No one can argue that HIV testing is a bad thing. Knowing one’s status allows a person to access treatment earlier, change risky behaviors, or rest assured that he/she is indeed HIV negative. With that said, why not make HIV testing mandatory for everyone? Hello, I am Katie Morris and this is The AIDS Pandemic, a podcast hosted by Dr. Dave Wessner, associate professor of biology, and his students at Davidson College.
Compulsory HIV testing—which requires that the entire population, or at least certain high-risk groups, is tested for HIV—has gotten a bad reputation in recent years from human rights activists who argue for a person’s right to choose to know whether or not they have HIV. However, studies have shown that usually, once a person knows he/she is HIV positive he/she will change his/her risky behaviors to avoid transmitting it to anyone else. Would compulsory testing not at least hinder the spread of HIV among populations? I fully support the freedom of choice, however I also support the right to live and if compulsory testing can reduce the number of people dying from AIDS it should at least be considered by policy makers around the globe.
One of the largest barriers to HIV research and prevention programs in the developing world is a lack of knowledge of the specific epidemics in each country. By requiring people to be tested for HIV, the public health community would gain valuable information on how many people are infected and what groups are most at risk, significantly aiding prevention programs. Bill Clinton, the former President of the United States and founder of the Clinton foundation, which funds a great number of HIV/AIDS programs around the world, is an advocate for mandatory testing in developing countries with high HIV prevalence rates. In a statement made to Reuters, he said, "[W]e can save people's lives, and we can reduce the stigma. There is no way we are going to reduce the spread of this epidemic without more testing because 90% of the people who are HIV-positive don't know it." Everyone who is sexually active, injecting drugs, receiving blood transfusions, or breastfeeding is at risk for contracting HIV, regardless of their age, skin color, education, financial status, or sexuality. Therefore in order to increase more individuals’ knowledge of their statuses so that they do not unknowingly spread HIV, testing needs to go beyond voluntary clinics.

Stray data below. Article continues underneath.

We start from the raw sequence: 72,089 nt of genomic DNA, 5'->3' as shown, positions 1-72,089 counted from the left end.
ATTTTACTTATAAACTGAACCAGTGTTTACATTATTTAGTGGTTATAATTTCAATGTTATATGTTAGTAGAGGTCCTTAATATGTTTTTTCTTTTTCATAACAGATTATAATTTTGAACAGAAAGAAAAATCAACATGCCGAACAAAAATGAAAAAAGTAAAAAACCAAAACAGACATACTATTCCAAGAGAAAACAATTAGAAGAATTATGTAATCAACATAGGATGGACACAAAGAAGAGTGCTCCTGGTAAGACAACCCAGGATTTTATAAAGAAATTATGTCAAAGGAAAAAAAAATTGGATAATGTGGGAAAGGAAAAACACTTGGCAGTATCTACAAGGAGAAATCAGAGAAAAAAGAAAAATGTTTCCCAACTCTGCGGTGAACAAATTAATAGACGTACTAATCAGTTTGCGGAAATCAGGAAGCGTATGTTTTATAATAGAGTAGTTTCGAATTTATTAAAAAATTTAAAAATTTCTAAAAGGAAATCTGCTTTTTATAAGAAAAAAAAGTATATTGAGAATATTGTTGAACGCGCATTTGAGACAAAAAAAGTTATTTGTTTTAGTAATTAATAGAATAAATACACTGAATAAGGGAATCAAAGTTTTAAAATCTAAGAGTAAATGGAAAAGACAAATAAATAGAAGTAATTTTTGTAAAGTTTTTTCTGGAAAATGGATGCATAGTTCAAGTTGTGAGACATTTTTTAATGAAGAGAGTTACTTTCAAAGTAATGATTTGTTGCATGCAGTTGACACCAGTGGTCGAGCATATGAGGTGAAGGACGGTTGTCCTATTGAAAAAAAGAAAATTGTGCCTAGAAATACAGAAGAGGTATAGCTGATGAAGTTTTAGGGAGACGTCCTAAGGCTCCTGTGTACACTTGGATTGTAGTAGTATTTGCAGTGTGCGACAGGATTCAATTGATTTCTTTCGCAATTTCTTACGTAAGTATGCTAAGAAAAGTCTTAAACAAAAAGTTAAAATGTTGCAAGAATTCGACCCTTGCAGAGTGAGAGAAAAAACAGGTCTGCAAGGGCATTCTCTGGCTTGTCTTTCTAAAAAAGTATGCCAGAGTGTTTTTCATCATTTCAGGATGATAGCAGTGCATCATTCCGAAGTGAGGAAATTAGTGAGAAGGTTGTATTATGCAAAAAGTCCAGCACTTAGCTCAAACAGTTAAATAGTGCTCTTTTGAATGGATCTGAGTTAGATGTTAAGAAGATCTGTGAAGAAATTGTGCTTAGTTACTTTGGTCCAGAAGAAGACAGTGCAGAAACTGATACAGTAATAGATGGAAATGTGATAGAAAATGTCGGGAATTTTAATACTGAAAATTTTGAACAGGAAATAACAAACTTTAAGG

In the aforementioned quote, President Clinton made a statement about reducing the stigma around HIV by implementing mandatory testing. This statement is contrary to what many human rights groups argue. Their concern is primarily with confidentiality breaches, especially in the developing world where the poor infrastructure cannot guarantee secure record keeping and adequate training for counselors. While a valid concern, so much of stigma surrounding HIV in the developing world involves testing itself. People are reluctant to be tested because they associate HIV testing with people who are promiscuous, homosexual, or drug users. By requiring everyone to be tested, the stigma associated with those walking into an HIV testing clinic is eliminated. Also, in places like sub-Saharan Africa where many countries have HIV prevalence rates above 5%, mandatory testing has the possibility to normalize being HIV positive. Of course this requires time and the decision by people to be open about their status but there is potential to show that everyone and anyone can contract HIV and that good things—like treatment, support groups, and advocacy opportunities—can result from knowing your status earlier.